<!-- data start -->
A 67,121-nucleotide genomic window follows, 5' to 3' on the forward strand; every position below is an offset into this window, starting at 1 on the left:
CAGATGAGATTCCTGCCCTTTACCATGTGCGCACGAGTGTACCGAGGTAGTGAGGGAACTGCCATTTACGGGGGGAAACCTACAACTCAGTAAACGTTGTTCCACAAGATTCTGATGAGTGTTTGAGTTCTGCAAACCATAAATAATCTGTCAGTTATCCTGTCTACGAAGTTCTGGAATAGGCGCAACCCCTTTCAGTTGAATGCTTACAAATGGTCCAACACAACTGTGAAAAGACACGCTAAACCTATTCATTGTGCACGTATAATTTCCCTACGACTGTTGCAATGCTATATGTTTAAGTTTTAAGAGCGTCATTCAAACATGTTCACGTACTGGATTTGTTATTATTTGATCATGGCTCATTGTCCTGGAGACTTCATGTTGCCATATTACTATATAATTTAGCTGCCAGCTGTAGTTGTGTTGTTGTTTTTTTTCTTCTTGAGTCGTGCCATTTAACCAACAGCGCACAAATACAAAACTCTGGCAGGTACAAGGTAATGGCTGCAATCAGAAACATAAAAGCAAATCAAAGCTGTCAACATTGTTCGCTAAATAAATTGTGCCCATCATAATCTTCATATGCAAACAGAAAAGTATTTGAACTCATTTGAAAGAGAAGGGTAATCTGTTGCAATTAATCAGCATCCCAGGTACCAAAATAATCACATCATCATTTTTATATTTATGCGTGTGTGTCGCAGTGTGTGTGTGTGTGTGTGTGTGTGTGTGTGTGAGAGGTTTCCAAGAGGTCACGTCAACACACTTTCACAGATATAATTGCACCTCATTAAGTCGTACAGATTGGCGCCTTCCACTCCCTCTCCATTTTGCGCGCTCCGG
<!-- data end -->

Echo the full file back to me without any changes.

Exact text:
A 67,121-nucleotide genomic window follows, 5' to 3' on the forward strand; every position below is an offset into this window, starting at 1 on the left:
CAGATGAGATTCCTGCCCTTTACCATGTGCGCACGAGTGTACCGAGGTAGTGAGGGAACTGCCATTTACGGGGGGAAACCTACAACTCAGTAAACGTTGTTCCACAAGATTCTGATGAGTGTTTGAGTTCTGCAAACCATAAATAATCTGTCAGTTATCCTGTCTACGAAGTTCTGGAATAGGCGCAACCCCTTTCAGTTGAATGCTTACAAATGGTCCAACACAACTGTGAAAAGACACGCTAAACCTATTCATTGTGCACGTATAATTTCCCTACGACTGTTGCAATGCTATATGTTTAAGTTTTAAGAGCGTCATTCAAACATGTTCACGTACTGGATTTGTTATTATTTGATCATGGCTCATTGTCCTGGAGACTTCATGTTGCCATATTACTATATAATTTAGCTGCCAGCTGTAGTTGTGTTGTTGTTTTTTTTCTTCTTGAGTCGTGCCATTTAACCAACAGCGCACAAATACAAAACTCTGGCAGGTACAAGGTAATGGCTGCAATCAGAAACATAAAAGCAAATCAAAGCTGTCAACATTGTTCGCTAAATAAATTGTGCCCATCATAATCTTCATATGCAAACAGAAAAGTATTTGAACTCATTTGAAAGAGAAGGGTAATCTGTTGCAATTAATCAGCATCCCAGGTACCAAAATAATCACATCATCATTTTTATATTTATGCGTGTGTGTCGCAGTGTGTGTGTGTGTGTGTGTGTGTGTGTGTGTGAGAGGTTTCCAAGAGGTCACGTCAACACACTTTCACAGATATAATTGCACCTCATTAAGTCGTACAGATTGGCGCCTTCCACTCCCTCTCCATTTTGCGCGCTCCGG